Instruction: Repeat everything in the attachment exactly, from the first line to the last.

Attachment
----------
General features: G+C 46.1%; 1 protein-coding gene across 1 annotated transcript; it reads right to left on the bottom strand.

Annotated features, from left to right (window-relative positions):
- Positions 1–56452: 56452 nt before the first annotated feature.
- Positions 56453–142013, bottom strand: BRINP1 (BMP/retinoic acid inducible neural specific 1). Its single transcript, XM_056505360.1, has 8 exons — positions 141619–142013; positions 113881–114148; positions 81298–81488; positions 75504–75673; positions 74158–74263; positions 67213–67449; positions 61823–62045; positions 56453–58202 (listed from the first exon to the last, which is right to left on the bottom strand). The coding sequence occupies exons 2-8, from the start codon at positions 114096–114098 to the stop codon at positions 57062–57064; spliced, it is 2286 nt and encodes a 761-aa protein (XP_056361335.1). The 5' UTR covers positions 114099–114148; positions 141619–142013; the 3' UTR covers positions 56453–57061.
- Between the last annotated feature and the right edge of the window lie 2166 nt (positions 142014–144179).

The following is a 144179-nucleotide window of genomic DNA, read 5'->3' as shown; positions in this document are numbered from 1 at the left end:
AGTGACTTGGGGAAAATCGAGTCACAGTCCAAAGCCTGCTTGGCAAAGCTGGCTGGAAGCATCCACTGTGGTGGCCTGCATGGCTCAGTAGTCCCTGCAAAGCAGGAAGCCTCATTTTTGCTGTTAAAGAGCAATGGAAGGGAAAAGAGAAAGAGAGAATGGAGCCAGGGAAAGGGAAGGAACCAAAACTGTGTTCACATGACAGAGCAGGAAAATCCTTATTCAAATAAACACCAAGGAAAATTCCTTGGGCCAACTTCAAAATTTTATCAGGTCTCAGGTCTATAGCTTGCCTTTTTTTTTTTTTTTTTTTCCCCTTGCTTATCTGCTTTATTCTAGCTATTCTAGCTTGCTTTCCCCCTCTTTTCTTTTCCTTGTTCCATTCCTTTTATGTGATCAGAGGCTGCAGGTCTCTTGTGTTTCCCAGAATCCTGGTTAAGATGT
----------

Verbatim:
General features: G+C 46.1%; 1 protein-coding gene across 1 annotated transcript; it reads right to left on the bottom strand.

Annotated features, from left to right (window-relative positions):
- Positions 1–56452: 56452 nt before the first annotated feature.
- Positions 56453–142013, bottom strand: BRINP1 (BMP/retinoic acid inducible neural specific 1). Its single transcript, XM_056505360.1, has 8 exons — positions 141619–142013; positions 113881–114148; positions 81298–81488; positions 75504–75673; positions 74158–74263; positions 67213–67449; positions 61823–62045; positions 56453–58202 (listed from the first exon to the last, which is right to left on the bottom strand). The coding sequence occupies exons 2-8, from the start codon at positions 114096–114098 to the stop codon at positions 57062–57064; spliced, it is 2286 nt and encodes a 761-aa protein (XP_056361335.1). The 5' UTR covers positions 114099–114148; positions 141619–142013; the 3' UTR covers positions 56453–57061.
- Between the last annotated feature and the right edge of the window lie 2166 nt (positions 142014–144179).

The following is a 144179-nucleotide window of genomic DNA, read 5'->3' as shown; positions in this document are numbered from 1 at the left end:
AGTGACTTGGGGAAAATCGAGTCACAGTCCAAAGCCTGCTTGGCAAAGCTGGCTGGAAGCATCCACTGTGGTGGCCTGCATGGCTCAGTAGTCCCTGCAAAGCAGGAAGCCTCATTTTTGCTGTTAAAGAGCAATGGAAGGGAAAAGAGAAAGAGAGAATGGAGCCAGGGAAAGGGAAGGAACCAAAACTGTGTTCACATGACAGAGCAGGAAAATCCTTATTCAAATAAACACCAAGGAAAATTCCTTGGGCCAACTTCAAAATTTTATCAGGTCTCAGGTCTATAGCTTGCCTTTTTTTTTTTTTTTTTTTCCCCTTGCTTATCTGCTTTATTCTAGCTATTCTAGCTTGCTTTCCCCCTCTTTTCTTTTCCTTGTTCCATTCCTTTTATGTGATCAGAGGCTGCAGGTCTCTTGTGTTTCCCAGAATCCTGGTTAAGATGT